Let’s start with a number: 5.15
That number represents the estimated number of hours that 13-17 year-olds spend on their smartphones each day. If you add other screens and devices, that number jumps up to 7.22, excluding time on screens for school or work. For now though, let’s just focus on the smartphone screen number. What are students doing for 5.15 hours a day on their phones?
It’s a bit of a mixed bag, but some of the most common uses include: playing video games, streaming video/TV, listening to music, and scrolling through social media feeds.
With all of this screen time on smartphones alone, how can we as mentors help students have a healthier approach to the volume and content they are consuming every day? And, how do we know if they even want our help?
A couple of interesting stats are worth mentioning here…
One recent study found that three in five students (60%) say their generation spends too much time on screens. And, when asked how they feel about their personal screen use, more than half of Gen Z (53%) admit they often FEEL BAD about the amount of time they spend.*
So, what does that mean? It means that a significant percentage of Gen Z already know that screen time is a problem for their generation. They don’t need to be convinced.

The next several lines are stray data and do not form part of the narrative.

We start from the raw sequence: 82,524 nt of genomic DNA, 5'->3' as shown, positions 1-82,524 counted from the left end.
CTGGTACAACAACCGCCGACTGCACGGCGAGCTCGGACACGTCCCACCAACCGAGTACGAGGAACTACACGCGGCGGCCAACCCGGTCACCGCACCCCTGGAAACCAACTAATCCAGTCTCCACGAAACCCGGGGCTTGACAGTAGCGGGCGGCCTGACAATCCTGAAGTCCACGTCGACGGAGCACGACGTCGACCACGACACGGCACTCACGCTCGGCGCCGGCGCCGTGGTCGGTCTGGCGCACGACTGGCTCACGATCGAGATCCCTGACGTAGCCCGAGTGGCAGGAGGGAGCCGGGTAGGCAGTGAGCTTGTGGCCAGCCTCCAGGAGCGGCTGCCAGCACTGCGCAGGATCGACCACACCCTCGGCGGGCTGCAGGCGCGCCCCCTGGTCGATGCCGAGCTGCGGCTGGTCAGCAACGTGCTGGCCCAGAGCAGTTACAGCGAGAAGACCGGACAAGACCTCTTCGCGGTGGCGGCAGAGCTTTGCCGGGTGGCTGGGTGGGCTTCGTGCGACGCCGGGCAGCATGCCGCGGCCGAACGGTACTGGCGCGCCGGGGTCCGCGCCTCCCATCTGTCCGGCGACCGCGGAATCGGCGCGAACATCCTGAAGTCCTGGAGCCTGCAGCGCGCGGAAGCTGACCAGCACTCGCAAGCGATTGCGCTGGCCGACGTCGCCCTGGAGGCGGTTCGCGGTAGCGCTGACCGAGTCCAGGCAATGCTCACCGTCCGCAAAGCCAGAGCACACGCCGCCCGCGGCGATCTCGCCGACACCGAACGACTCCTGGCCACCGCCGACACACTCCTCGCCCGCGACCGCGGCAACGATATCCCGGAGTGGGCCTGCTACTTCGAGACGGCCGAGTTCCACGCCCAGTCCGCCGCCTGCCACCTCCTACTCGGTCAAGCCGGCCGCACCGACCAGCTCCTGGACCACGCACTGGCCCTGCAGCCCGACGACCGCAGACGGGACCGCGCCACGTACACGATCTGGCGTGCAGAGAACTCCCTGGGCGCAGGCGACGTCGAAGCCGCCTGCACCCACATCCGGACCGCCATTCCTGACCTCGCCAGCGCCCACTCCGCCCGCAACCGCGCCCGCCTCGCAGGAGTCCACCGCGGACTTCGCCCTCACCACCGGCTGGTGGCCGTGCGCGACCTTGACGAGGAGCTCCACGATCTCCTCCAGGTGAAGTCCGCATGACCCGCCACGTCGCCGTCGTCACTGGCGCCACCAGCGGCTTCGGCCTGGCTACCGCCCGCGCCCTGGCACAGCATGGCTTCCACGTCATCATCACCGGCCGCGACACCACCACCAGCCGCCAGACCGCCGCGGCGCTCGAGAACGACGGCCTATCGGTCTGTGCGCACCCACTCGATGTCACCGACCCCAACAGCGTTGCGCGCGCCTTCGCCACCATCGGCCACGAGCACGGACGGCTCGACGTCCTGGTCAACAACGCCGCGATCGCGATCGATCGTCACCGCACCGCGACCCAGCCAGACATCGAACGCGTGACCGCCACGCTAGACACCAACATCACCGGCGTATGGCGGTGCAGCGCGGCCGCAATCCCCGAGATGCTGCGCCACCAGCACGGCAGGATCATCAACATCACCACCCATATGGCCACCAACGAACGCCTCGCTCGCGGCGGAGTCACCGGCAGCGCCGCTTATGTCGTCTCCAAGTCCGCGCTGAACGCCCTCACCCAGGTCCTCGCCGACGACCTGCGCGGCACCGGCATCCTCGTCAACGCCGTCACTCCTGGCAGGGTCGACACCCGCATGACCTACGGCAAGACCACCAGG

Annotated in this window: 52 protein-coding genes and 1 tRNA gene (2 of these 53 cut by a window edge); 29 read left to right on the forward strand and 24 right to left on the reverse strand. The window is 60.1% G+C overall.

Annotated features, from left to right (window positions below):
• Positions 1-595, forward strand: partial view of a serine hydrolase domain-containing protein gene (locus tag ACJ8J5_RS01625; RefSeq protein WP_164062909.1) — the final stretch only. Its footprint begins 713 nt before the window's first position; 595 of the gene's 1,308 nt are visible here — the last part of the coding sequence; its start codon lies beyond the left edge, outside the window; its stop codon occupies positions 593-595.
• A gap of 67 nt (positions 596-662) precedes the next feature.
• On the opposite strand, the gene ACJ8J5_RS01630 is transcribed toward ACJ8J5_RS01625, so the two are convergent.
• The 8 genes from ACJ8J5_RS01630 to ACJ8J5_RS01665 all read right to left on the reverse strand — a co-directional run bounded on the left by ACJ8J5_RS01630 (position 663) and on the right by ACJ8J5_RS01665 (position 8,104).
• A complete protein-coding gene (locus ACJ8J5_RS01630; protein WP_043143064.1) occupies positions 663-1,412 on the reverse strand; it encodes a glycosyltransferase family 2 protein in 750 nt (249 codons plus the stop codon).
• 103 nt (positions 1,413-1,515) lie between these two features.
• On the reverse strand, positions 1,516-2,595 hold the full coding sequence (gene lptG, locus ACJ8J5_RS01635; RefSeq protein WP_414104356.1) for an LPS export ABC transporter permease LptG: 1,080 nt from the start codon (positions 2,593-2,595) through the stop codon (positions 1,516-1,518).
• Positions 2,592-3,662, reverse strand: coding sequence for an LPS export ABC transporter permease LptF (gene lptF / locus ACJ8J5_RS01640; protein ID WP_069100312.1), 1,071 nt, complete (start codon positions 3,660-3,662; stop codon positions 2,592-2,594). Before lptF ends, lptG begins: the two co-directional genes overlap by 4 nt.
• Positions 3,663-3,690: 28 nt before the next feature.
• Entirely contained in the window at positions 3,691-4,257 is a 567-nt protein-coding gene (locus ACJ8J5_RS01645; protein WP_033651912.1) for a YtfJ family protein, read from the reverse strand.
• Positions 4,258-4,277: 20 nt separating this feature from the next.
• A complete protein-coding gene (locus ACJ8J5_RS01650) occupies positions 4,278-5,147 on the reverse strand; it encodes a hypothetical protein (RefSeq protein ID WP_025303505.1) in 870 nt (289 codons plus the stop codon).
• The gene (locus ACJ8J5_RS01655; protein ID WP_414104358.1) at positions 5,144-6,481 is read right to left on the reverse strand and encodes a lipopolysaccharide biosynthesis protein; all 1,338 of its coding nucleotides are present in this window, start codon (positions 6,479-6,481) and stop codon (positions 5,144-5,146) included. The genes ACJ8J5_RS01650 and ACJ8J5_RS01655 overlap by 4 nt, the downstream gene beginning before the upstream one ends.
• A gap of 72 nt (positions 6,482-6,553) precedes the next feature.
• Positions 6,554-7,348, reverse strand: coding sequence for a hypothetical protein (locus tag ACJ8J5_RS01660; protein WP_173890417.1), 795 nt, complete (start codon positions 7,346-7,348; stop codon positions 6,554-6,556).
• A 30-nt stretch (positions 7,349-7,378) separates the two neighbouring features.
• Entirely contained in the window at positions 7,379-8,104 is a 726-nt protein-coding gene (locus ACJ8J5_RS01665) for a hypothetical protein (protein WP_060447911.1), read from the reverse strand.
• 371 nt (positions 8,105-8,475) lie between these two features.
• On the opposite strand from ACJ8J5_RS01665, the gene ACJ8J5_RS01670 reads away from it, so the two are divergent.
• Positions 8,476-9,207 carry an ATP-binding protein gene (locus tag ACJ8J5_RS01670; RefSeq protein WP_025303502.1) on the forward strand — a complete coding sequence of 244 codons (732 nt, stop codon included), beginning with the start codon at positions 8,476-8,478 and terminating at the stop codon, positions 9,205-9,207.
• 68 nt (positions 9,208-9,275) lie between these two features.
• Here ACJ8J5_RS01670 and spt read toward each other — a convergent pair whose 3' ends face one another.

What they do need is help…they need a healthier approach to screen time.
Check back next week as we continue this conversation about screen time and talk about how we as mentors can help students have a healthier approach to all of the devices in their lives.
*The study referred to in this post led to the recent publication of “Gen Z Volume 2” by the Barna Group. A portion of the content of this post was also adapted from that study.
Jason Matthews is a youth pastor in Washington State, where he’s been serving students for over 20 years. When he doesn’t have to be in the office, he loves to be outside with his family, hiking and exploring the Pacific Northwest. He also loves to network with other youth workers.